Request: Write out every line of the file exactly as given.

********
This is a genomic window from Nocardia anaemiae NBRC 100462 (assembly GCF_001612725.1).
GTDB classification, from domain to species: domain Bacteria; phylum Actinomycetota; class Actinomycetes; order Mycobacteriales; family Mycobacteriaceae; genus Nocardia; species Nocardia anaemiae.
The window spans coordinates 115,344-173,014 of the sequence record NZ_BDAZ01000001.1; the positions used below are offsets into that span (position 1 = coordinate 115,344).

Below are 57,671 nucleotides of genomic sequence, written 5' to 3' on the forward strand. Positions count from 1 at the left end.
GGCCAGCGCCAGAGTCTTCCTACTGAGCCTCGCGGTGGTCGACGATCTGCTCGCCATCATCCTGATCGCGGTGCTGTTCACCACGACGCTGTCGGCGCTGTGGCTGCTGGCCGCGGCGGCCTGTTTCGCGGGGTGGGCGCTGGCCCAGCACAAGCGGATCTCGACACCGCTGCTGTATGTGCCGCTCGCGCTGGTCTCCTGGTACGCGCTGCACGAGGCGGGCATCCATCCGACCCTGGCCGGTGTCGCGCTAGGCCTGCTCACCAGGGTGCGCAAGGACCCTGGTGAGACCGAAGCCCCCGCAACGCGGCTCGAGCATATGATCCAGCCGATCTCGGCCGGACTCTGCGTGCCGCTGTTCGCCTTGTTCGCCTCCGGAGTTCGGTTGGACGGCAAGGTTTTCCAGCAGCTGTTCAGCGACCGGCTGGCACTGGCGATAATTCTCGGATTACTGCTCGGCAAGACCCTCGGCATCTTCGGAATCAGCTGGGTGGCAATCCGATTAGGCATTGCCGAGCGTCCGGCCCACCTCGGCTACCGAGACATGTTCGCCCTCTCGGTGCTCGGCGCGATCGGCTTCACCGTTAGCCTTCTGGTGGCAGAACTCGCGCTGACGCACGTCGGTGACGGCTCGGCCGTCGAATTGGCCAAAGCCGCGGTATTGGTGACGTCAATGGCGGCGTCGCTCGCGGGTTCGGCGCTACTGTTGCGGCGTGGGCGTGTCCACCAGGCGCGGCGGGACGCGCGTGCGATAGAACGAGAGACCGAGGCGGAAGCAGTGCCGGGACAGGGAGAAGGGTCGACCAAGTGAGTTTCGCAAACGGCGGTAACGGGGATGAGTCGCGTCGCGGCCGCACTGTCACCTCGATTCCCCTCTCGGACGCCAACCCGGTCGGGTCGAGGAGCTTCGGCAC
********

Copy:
This is a genomic window from Nocardia anaemiae NBRC 100462 (assembly GCF_001612725.1).
GTDB classification, from domain to species: domain Bacteria; phylum Actinomycetota; class Actinomycetes; order Mycobacteriales; family Mycobacteriaceae; genus Nocardia; species Nocardia anaemiae.
The window spans coordinates 115,344-173,014 of the sequence record NZ_BDAZ01000001.1; the positions used below are offsets into that span (position 1 = coordinate 115,344).

Below are 57,671 nucleotides of genomic sequence, written 5' to 3' on the forward strand. Positions count from 1 at the left end.
GGCCAGCGCCAGAGTCTTCCTACTGAGCCTCGCGGTGGTCGACGATCTGCTCGCCATCATCCTGATCGCGGTGCTGTTCACCACGACGCTGTCGGCGCTGTGGCTGCTGGCCGCGGCGGCCTGTTTCGCGGGGTGGGCGCTGGCCCAGCACAAGCGGATCTCGACACCGCTGCTGTATGTGCCGCTCGCGCTGGTCTCCTGGTACGCGCTGCACGAGGCGGGCATCCATCCGACCCTGGCCGGTGTCGCGCTAGGCCTGCTCACCAGGGTGCGCAAGGACCCTGGTGAGACCGAAGCCCCCGCAACGCGGCTCGAGCATATGATCCAGCCGATCTCGGCCGGACTCTGCGTGCCGCTGTTCGCCTTGTTCGCCTCCGGAGTTCGGTTGGACGGCAAGGTTTTCCAGCAGCTGTTCAGCGACCGGCTGGCACTGGCGATAATTCTCGGATTACTGCTCGGCAAGACCCTCGGCATCTTCGGAATCAGCTGGGTGGCAATCCGATTAGGCATTGCCGAGCGTCCGGCCCACCTCGGCTACCGAGACATGTTCGCCCTCTCGGTGCTCGGCGCGATCGGCTTCACCGTTAGCCTTCTGGTGGCAGAACTCGCGCTGACGCACGTCGGTGACGGCTCGGCCGTCGAATTGGCCAAAGCCGCGGTATTGGTGACGTCAATGGCGGCGTCGCTCGCGGGTTCGGCGCTACTGTTGCGGCGTGGGCGTGTCCACCAGGCGCGGCGGGACGCGCGTGCGATAGAACGAGAGACCGAGGCGGAAGCAGTGCCGGGACAGGGAGAAGGGTCGACCAAGTGAGTTTCGCAAACGGCGGTAACGGGGATGAGTCGCGTCGCGGCCGCACTGTCACCTCGATTCCCCTCTCGGACGCCAACCCGGTCGGGTCGAGGAGCTTCGGCAC